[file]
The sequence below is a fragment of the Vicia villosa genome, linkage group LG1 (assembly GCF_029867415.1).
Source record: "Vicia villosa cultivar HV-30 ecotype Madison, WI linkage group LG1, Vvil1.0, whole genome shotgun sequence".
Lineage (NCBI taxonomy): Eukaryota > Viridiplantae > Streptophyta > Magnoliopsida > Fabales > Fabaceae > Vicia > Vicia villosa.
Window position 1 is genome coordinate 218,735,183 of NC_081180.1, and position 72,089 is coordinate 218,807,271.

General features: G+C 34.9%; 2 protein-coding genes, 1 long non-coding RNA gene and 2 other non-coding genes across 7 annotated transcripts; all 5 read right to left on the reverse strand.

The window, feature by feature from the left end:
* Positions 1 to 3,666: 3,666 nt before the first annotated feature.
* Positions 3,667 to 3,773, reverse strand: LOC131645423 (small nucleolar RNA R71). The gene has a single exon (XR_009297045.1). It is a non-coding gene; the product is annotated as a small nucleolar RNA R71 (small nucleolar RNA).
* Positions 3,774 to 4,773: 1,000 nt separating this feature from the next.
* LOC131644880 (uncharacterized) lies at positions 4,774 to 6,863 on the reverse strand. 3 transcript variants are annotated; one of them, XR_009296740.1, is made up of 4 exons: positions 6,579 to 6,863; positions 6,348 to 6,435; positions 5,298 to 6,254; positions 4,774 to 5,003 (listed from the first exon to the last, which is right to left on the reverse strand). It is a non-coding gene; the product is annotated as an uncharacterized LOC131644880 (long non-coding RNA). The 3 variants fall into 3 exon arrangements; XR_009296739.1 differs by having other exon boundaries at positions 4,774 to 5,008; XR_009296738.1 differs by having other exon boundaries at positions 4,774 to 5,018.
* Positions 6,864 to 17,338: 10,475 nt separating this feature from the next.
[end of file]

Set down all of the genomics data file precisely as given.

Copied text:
The sequence below is a fragment of the Vicia villosa genome, linkage group LG1 (assembly GCF_029867415.1).
Source record: "Vicia villosa cultivar HV-30 ecotype Madison, WI linkage group LG1, Vvil1.0, whole genome shotgun sequence".
Lineage (NCBI taxonomy): Eukaryota > Viridiplantae > Streptophyta > Magnoliopsida > Fabales > Fabaceae > Vicia > Vicia villosa.
Window position 1 is genome coordinate 218,735,183 of NC_081180.1, and position 72,089 is coordinate 218,807,271.

General features: G+C 34.9%; 2 protein-coding genes, 1 long non-coding RNA gene and 2 other non-coding genes across 7 annotated transcripts; all 5 read right to left on the reverse strand.

The window, feature by feature from the left end:
* Positions 1 to 3,666: 3,666 nt before the first annotated feature.
* Positions 3,667 to 3,773, reverse strand: LOC131645423 (small nucleolar RNA R71). The gene has a single exon (XR_009297045.1). It is a non-coding gene; the product is annotated as a small nucleolar RNA R71 (small nucleolar RNA).
* Positions 3,774 to 4,773: 1,000 nt separating this feature from the next.
* LOC131644880 (uncharacterized) lies at positions 4,774 to 6,863 on the reverse strand. 3 transcript variants are annotated; one of them, XR_009296740.1, is made up of 4 exons: positions 6,579 to 6,863; positions 6,348 to 6,435; positions 5,298 to 6,254; positions 4,774 to 5,003 (listed from the first exon to the last, which is right to left on the reverse strand). It is a non-coding gene; the product is annotated as an uncharacterized LOC131644880 (long non-coding RNA). The 3 variants fall into 3 exon arrangements; XR_009296739.1 differs by having other exon boundaries at positions 4,774 to 5,008; XR_009296738.1 differs by having other exon boundaries at positions 4,774 to 5,018.
* Positions 6,864 to 17,338: 10,475 nt separating this feature from the next.